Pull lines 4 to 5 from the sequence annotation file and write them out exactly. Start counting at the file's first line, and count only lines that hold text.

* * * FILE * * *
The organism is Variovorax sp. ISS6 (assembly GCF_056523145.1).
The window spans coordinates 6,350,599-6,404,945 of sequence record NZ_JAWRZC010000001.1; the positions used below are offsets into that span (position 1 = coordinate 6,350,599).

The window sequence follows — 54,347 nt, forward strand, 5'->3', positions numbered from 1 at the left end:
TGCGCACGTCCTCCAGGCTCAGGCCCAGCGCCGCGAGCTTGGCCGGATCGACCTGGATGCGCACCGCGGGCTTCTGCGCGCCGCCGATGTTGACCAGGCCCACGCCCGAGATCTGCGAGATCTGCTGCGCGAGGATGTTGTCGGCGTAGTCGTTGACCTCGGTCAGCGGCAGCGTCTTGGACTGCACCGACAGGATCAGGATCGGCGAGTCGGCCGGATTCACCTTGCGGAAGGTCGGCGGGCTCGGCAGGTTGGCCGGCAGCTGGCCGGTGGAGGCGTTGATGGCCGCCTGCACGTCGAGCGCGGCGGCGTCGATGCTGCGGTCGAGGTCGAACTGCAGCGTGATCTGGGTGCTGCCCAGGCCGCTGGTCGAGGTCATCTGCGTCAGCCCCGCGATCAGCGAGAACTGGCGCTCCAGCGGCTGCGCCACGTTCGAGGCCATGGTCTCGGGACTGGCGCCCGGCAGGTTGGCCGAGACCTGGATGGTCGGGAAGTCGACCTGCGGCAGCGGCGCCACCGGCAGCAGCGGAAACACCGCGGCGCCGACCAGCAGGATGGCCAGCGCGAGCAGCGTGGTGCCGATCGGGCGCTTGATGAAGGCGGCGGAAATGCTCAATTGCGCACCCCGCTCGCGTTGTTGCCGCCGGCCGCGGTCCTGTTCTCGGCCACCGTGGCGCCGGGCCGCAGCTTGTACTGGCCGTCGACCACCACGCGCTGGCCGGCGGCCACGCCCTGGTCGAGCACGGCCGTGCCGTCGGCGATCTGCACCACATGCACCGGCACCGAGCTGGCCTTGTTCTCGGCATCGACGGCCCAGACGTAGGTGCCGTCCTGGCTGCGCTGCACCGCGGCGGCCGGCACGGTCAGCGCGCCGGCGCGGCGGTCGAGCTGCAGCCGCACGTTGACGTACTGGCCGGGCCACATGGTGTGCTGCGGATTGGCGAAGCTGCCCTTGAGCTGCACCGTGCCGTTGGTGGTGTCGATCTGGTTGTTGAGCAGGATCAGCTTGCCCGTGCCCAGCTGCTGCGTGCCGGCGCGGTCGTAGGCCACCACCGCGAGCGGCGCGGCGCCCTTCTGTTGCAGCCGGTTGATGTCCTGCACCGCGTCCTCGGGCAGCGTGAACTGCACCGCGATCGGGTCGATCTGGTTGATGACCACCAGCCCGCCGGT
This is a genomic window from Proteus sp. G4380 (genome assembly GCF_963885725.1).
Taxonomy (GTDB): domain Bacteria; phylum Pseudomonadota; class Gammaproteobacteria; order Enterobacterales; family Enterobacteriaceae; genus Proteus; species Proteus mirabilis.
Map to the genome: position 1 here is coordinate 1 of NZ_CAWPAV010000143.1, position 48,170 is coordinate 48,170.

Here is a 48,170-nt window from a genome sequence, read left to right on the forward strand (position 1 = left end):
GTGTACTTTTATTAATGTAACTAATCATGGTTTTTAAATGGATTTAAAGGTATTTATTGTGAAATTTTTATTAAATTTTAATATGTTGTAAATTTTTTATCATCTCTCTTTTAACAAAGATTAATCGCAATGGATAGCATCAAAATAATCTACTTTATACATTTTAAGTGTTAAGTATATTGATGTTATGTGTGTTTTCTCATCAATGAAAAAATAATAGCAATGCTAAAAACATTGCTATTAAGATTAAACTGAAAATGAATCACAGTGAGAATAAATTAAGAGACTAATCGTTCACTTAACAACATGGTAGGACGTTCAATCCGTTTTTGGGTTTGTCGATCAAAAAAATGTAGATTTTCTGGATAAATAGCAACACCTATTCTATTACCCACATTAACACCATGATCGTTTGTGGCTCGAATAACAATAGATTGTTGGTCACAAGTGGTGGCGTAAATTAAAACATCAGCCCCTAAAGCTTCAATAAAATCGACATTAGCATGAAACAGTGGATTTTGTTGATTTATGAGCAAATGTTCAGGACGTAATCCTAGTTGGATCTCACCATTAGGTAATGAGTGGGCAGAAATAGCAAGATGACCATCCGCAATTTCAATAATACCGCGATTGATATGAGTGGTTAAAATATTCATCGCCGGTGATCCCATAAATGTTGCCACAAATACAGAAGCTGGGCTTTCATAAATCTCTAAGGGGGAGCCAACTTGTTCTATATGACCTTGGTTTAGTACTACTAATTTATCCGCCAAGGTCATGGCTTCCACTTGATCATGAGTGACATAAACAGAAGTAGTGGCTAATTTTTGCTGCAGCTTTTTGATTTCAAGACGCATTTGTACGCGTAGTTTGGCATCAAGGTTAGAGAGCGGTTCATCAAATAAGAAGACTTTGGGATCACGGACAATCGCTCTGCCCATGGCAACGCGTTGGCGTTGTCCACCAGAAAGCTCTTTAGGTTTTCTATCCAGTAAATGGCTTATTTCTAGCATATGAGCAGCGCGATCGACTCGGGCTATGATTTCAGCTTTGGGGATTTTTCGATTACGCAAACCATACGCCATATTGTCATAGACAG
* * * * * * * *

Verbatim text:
TGCGCACGTCCTCCAGGCTCAGGCCCAGCGCCGCGAGCTTGGCCGGATCGACCTGGATGCGCACCGCGGGCTTCTGCGCGCCGCCGATGTTGACCAGGCCCACGCCCGAGATCTGCGAGATCTGCTGCGCGAGGATGTTGTCGGCGTAGTCGTTGACCTCGGTCAGCGGCAGCGTCTTGGACTGCACCGACAGGATCAGGATCGGCGAGTCGGCCGGATTCACCTTGCGGAAGGTCGGCGGGCTCGGCAGGTTGGCCGGCAGCTGGCCGGTGGAGGCGTTGATGGCCGCCTGCACGTCGAGCGCGGCGGCGTCGATGCTGCGGTCGAGGTCGAACTGCAGCGTGATCTGGGTGCTGCCCAGGCCGCTGGTCGAGGTCATCTGCGTCAGCCCCGCGATCAGCGAGAACTGGCGCTCCAGCGGCTGCGCCACGTTCGAGGCCATGGTCTCGGGACTGGCGCCCGGCAGGTTGGCCGAGACCTGGATGGTCGGGAAGTCGACCTGCGGCAGCGGCGCCACCGGCAGCAGCGGAAACACCGCGGCGCCGACCAGCAGGATGGCCAGCGCGAGCAGCGTGGTGCCGATCGGGCGCTTGATGAAGGCGGCGGAAATGCTCAATTGCGCACCCCGCTCGCGTTGTTGCCGCCGGCCGCGGTCCTGTTCTCGGCCACCGTGGCGCCGGGCCGCAGCTTGTACTGGCCGTCGACCACCACGCGCTGGCCGGCGGCCACGCCCTGGTCGAGCACGGCCGTGCCGTCGGCGATCTGCACCACATGCACCGGCACCGAGCTGGCCTTGTTCTCGGCATCGACGGCCCAGACGTAGGTGCCGTCCTGGCTGCGCTGCACCGCGGCGGCCGGCACGGTCAGCGCGCCGGCGCGGCGGTCGAGCTGCAGCCGCACGTTGACGTACTGGCCGGGCCACATGGTGTGCTGCGGATTGGCGAAGCTGCCCTTGAGCTGCACCGTGCCGTTGGTGGTGTCGATCTGGTTGTTGAGCAGGATCAGCTTGCCCGTGCCCAGCTGCTGCGTGCCGGCGCGGTCGTAGGCCACCACCGCGAGCGGCGCGGCGCCCTTCTGTTGCAGCCGGTTGATGTCCTGCACCGCGTCCTCGGGCAGCGTGAACTGCACCGCGATCGGGTCGATCTGGTTGATGACCACCAGCCCGCCGGT
This is a genomic window from Proteus sp. G4380 (genome assembly GCF_963885725.1).